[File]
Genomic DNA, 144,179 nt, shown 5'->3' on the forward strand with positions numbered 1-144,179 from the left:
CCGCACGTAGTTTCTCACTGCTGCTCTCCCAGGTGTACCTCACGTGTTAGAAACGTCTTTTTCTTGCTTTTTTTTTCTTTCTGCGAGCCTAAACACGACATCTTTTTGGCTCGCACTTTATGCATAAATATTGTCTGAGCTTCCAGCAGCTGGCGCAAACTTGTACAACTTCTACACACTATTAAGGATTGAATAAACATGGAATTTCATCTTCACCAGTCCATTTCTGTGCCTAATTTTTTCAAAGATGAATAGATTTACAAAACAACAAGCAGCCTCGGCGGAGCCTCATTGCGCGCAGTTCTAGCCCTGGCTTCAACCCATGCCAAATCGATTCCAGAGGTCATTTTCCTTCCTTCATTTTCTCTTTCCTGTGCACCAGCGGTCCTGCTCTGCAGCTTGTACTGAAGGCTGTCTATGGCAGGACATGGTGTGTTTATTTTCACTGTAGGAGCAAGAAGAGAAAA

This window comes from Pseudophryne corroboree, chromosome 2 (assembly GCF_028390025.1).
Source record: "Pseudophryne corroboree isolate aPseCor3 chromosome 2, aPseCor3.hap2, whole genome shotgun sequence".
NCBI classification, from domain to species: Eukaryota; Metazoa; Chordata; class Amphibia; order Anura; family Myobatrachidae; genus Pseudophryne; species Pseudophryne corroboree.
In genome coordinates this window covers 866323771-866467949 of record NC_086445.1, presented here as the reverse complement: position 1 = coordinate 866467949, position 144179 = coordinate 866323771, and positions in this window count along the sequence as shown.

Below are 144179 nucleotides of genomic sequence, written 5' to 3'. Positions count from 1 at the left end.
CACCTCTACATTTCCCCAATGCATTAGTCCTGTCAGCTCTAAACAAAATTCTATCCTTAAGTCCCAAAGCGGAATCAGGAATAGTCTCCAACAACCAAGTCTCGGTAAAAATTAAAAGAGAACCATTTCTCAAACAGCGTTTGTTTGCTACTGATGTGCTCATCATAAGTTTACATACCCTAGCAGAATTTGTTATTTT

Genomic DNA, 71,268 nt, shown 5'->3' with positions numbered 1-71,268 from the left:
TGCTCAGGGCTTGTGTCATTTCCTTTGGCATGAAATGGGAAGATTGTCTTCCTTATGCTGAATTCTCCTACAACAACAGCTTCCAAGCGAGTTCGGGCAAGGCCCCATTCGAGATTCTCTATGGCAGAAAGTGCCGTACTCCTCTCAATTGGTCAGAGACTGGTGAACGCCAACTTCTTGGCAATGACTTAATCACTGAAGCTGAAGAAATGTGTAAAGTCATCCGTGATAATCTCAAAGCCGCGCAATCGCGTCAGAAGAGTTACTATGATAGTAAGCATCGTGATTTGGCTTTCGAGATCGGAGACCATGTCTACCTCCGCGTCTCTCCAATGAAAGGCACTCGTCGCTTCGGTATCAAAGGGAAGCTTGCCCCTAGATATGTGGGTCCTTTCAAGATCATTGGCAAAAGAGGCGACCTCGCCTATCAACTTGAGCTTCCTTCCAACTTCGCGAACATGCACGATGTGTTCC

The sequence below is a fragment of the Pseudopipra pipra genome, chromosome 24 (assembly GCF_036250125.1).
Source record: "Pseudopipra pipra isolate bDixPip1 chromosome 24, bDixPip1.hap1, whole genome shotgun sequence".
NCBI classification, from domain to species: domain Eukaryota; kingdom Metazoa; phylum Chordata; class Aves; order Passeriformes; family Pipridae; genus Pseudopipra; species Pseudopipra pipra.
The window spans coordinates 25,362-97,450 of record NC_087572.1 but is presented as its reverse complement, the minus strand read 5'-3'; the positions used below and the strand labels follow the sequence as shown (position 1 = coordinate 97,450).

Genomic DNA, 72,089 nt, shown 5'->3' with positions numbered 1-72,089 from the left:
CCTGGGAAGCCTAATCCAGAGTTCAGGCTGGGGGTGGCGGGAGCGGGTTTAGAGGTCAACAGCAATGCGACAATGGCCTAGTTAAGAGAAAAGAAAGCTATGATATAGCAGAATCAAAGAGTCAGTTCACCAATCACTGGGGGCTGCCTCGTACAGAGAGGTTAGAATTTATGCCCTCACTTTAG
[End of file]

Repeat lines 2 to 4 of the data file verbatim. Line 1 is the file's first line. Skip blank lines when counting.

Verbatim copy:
CCGCACGTAGTTTCTCACTGCTGCTCTCCCAGGTGTACCTCACGTGTTAGAAACGTCTTTTTCTTGCTTTTTTTTTCTTTCTGCGAGCCTAAACACGACATCTTTTTGGCTCGCACTTTATGCATAAATATTGTCTGAGCTTCCAGCAGCTGGCGCAAACTTGTACAACTTCTACACACTATTAAGGATTGAATAAACATGGAATTTCATCTTCACCAGTCCATTTCTGTGCCTAATTTTTTCAAAGATGAATAGATTTACAAAACAACAAGCAGCCTCGGCGGAGCCTCATTGCGCGCAGTTCTAGCCCTGGCTTCAACCCATGCCAAATCGATTCCAGAGGTCATTTTCCTTCCTTCATTTTCTCTTTCCTGTGCACCAGCGGTCCTGCTCTGCAGCTTGTACTGAAGGCTGTCTATGGCAGGACATGGTGTGTTTATTTTCACTGTAGGAGCAAGAAGAGAAAA

This window comes from Pseudophryne corroboree, chromosome 2 (assembly GCF_028390025.1).
Source record: "Pseudophryne corroboree isolate aPseCor3 chromosome 2, aPseCor3.hap2, whole genome shotgun sequence".